Reimagining India includes contributions by influential thinkers from India and across the globe including businessmen, economists, cricketers, journalists and artists. High profile contributors include people such as Bill Gates, CNN’s Fareed Zakaria, businessman Anand Mahindra, and Google chairman Eric Schmidt. Each shares their unique insights into how India might forge a better future.


As one of the contributors to the book, Anand Mahindra, Chairman of the Mahindra Group wrote, “Much of the developing world faces the same challenges India does. The solutions developed (there) – the answers to the most metaphysical questions about how societies should work and grow – will have worldwide relevance”.

Kira Spucys-Tahar

Kira is the Assistant Editor of Indian Link. She has a passion for politics, and enjoys puzzles, bad jokes and cuddles with her cat.

Reimagining India: Unlocking the Potential of Asia's Next Superpower
Edited by McKinsey & Company
Simon & Schuster
Pages: 432; Price: Rs 699

This book is a smorgasbord of 60-odd essays about India. It is the result of leading management consulting firm McKinsey & Company deciding to do a reprise of its Reimagining Japan: The Quest for a Future that Works (2011), on the completion of 20 years of its India practice. McKinsey could not have picked a better time as the world and Indians themselves ask questions about whether this country will ever realise its promise.

The book's strength is its tremendous range and the diversity of its authors and themes. Contributors range from Eric Schmidt to Madhav Chavan, Naveen Tewari to Suketu Mehta, Nitin Nohria to Viswanathan Anand, Mallika Sarabhai to Bill Gates, Edward Luce to Mukesh Ambani, and Suhel Seth to Vinod Khosla, to cite a few. It is an amazing anthology of experiences, thoughts and insights about India that has likely never been attempted before.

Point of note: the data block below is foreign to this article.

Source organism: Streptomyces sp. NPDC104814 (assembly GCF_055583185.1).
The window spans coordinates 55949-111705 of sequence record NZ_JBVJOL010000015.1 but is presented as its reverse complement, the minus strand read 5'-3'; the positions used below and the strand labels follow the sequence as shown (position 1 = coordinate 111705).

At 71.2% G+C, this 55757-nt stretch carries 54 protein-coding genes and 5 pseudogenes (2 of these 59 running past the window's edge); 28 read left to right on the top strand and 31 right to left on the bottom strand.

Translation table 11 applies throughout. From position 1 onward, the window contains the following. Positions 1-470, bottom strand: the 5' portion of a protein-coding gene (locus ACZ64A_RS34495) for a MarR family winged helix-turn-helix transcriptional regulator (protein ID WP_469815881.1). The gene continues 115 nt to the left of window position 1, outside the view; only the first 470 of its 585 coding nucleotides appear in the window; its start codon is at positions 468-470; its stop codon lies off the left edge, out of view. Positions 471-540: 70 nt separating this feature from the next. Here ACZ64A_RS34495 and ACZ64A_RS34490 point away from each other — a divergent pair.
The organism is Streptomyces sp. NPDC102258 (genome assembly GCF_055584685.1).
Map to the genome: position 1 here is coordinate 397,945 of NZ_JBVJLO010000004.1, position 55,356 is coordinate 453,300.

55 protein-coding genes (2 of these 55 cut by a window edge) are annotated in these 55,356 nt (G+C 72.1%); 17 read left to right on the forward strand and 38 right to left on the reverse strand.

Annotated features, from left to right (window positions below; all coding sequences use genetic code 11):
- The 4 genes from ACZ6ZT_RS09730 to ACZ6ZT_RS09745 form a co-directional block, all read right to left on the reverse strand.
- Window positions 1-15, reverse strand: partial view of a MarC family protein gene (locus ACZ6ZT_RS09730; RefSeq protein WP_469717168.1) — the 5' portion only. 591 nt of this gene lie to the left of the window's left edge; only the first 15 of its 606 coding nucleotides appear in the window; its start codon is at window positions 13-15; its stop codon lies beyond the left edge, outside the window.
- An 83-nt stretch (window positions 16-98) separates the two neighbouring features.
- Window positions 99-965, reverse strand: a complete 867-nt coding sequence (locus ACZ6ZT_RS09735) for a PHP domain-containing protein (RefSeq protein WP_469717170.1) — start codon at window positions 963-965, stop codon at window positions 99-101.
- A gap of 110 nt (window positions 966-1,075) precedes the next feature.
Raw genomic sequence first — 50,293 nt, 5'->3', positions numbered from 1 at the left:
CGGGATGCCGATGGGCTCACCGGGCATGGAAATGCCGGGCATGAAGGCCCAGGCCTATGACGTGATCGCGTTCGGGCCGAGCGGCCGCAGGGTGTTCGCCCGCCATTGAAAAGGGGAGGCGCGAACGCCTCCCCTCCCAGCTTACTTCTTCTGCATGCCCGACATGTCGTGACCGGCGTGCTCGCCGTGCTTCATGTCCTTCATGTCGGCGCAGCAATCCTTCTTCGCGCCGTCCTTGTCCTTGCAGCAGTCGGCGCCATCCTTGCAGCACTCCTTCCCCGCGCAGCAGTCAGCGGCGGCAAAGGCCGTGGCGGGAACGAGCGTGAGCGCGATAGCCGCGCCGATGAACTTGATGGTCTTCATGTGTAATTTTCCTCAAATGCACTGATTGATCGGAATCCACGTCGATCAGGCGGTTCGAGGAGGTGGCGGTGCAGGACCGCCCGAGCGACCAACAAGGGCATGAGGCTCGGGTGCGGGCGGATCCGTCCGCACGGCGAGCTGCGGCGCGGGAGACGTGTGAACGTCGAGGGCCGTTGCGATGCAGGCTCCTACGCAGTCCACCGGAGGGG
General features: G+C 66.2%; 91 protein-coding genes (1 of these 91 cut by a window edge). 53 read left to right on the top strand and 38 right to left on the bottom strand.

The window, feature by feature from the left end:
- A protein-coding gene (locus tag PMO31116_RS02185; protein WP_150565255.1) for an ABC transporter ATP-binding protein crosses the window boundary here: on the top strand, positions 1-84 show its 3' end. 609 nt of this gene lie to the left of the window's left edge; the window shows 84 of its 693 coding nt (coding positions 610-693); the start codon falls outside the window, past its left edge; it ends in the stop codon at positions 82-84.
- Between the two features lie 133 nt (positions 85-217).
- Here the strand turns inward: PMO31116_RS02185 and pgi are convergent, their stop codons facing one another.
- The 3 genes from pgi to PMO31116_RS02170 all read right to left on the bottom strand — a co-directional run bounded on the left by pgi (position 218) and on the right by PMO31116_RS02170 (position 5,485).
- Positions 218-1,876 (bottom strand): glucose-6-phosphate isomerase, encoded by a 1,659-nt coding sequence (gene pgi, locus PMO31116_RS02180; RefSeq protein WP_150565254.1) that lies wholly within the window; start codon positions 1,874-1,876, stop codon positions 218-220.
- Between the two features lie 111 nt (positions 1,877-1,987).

Essays are organised into six sections that include politics and policy, business and technology, hard and soft infrastructure challenges, culture and soft power, and much more. In addition, there is an opening chapter on India's identity, and a closing one on India's place in the world. With every essay you are invigorated enough to want to move on to the next, in anticipation of finding something new and different - forcing you to mentally shift gears as well each time, but also allowing you to savour a new thought or an "inside story" you never knew - much like tasting the variety of items in a traditional thaali.  

All the authors take great pains to explain the context of India and how we got where we are. That in itself is valuable. A certain commonality is visible in their view of the country's past - its origins, its sense of being a civilisation, its colonial and Mughal legacies, its freedom struggle, its democracy experiment. There is consensus as well about how it has stayed together as one country, the struggle for survival as a new nation, the border wars, the Indira Gandhi years, the economic reforms, the rise of the states, the mobile and IT booms. The demographic dividend, the attitudes of the youth, the consuming middle class, and the untapped potential of the country are taken up too.

So are all the country's problems looked into? The challenges of governance, inclusiveness, health, education, the environment, sustainability, security, infrastructure and urbanisation show up again and again. It is interesting to read different takes on the same issues - they are diverse, elegant and insightful. Of course, every essay also makes a case for what needs to happen or to be done to realise India's potential.

What I found most interesting and charming was that some of the essays were also sometimes personal. When Howard Schultz writes emotionally about Starbucks' entry into India, or Kumar Mangalam Birla recounts the story of introducing non-vegetarian meals at his cafeterias as his group went global, or Rohini Dey talks about leaving her "brand name" PhD and job to start a restaurant dhanda, it is fascinating to read. These essays are as much about their authors as about their views on India. Overall, the essays are optimistic and inspiring.

In the end, while they all exhort, expect, hope that India must, should, could, needs to do what it takes to unlock its potential, they really don't address the nub of the issue - why this it not happening and how it can be made to happen.

The reviewer is Founder & MD, 9.9 Media